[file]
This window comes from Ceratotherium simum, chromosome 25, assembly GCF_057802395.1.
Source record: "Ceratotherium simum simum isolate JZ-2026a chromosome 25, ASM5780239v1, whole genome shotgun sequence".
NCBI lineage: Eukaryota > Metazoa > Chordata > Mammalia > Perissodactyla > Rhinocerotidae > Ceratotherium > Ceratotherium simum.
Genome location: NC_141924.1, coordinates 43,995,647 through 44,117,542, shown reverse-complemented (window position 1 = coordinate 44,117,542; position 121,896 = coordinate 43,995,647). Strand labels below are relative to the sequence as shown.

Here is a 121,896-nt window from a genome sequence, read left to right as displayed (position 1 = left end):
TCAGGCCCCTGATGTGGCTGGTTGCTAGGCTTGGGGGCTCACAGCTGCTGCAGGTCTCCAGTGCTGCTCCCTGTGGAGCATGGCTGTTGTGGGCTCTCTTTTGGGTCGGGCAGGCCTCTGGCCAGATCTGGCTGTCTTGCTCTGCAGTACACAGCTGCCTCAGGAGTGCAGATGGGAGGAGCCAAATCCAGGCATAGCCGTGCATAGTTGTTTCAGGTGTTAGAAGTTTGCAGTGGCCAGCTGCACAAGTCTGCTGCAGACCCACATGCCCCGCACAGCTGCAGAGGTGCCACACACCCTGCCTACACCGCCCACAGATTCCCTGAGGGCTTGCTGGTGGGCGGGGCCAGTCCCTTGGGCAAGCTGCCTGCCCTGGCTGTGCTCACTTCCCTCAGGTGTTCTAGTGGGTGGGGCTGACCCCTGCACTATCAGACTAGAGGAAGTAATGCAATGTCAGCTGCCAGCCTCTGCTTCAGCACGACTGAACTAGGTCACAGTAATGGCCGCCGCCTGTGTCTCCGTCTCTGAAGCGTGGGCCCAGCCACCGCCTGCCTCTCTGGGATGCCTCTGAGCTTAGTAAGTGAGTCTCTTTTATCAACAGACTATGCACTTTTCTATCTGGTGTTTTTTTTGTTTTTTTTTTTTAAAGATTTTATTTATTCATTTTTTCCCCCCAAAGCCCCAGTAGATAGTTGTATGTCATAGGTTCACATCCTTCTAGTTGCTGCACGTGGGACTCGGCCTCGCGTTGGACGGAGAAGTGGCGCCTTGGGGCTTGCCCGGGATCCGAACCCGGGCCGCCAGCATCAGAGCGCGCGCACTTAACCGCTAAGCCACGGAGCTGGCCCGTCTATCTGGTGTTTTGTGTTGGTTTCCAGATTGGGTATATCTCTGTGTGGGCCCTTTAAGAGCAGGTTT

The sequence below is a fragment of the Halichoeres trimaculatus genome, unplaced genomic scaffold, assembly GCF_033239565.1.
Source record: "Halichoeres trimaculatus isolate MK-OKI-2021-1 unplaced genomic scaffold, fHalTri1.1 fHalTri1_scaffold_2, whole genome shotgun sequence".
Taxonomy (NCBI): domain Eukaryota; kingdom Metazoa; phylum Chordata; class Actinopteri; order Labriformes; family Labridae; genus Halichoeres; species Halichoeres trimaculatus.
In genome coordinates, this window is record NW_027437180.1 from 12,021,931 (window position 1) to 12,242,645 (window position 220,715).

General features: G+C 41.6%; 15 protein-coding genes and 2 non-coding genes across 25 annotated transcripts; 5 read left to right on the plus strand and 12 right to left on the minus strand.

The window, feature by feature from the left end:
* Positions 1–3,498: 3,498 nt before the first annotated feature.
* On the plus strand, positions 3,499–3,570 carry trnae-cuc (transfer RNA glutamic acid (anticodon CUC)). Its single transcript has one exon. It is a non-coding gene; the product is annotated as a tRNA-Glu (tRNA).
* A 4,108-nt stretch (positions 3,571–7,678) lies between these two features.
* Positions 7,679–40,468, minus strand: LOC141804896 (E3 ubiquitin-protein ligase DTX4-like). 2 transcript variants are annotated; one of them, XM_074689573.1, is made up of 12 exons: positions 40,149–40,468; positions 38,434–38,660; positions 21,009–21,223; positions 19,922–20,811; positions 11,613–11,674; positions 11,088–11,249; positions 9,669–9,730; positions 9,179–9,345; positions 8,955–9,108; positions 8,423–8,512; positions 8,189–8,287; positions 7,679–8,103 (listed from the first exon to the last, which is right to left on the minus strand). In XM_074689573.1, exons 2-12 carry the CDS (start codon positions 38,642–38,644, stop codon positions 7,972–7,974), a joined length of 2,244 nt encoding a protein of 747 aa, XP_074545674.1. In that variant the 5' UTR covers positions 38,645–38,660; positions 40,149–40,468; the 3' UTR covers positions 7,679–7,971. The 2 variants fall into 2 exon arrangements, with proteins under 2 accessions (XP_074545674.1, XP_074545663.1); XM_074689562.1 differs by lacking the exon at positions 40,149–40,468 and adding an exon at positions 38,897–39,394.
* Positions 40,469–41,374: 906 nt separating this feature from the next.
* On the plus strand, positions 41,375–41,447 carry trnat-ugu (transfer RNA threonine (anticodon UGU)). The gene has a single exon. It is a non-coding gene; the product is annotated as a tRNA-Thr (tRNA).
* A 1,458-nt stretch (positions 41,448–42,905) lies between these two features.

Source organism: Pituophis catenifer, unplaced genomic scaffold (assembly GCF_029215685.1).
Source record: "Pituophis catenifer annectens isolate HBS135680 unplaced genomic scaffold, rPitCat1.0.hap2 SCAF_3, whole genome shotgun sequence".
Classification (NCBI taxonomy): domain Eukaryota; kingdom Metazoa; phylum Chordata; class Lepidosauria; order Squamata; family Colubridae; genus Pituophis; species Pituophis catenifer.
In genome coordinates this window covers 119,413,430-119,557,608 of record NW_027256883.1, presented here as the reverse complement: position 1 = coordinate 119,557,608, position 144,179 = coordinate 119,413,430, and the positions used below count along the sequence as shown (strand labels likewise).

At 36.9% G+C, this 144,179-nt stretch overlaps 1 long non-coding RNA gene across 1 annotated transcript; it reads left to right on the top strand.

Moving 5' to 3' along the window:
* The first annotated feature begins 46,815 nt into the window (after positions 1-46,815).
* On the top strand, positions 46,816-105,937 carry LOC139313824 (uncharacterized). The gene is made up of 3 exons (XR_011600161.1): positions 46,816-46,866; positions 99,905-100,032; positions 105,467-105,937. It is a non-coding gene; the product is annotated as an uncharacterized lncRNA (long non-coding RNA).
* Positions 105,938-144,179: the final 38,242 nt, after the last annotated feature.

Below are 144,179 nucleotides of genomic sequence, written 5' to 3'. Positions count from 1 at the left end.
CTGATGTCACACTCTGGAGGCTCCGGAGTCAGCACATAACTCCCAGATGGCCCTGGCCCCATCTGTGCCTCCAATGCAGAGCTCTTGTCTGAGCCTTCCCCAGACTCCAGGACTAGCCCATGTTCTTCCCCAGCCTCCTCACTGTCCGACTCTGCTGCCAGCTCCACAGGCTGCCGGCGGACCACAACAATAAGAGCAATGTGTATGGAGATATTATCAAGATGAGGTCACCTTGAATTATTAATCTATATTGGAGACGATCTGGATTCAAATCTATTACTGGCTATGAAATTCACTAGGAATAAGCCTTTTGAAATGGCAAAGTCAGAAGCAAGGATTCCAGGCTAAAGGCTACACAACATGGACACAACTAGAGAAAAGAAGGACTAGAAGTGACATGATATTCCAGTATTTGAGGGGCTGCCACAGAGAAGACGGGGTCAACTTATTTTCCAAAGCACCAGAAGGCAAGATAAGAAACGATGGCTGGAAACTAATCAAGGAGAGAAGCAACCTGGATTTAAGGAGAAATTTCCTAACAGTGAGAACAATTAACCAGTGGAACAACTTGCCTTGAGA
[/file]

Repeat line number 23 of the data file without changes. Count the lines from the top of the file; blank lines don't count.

In genome coordinates this window covers 119,413,430-119,557,608 of record NW_027256883.1, presented here as the reverse complement: position 1 = coordinate 119,557,608, position 144,179 = coordinate 119,413,430, and the positions used below count along the sequence as shown (strand labels likewise).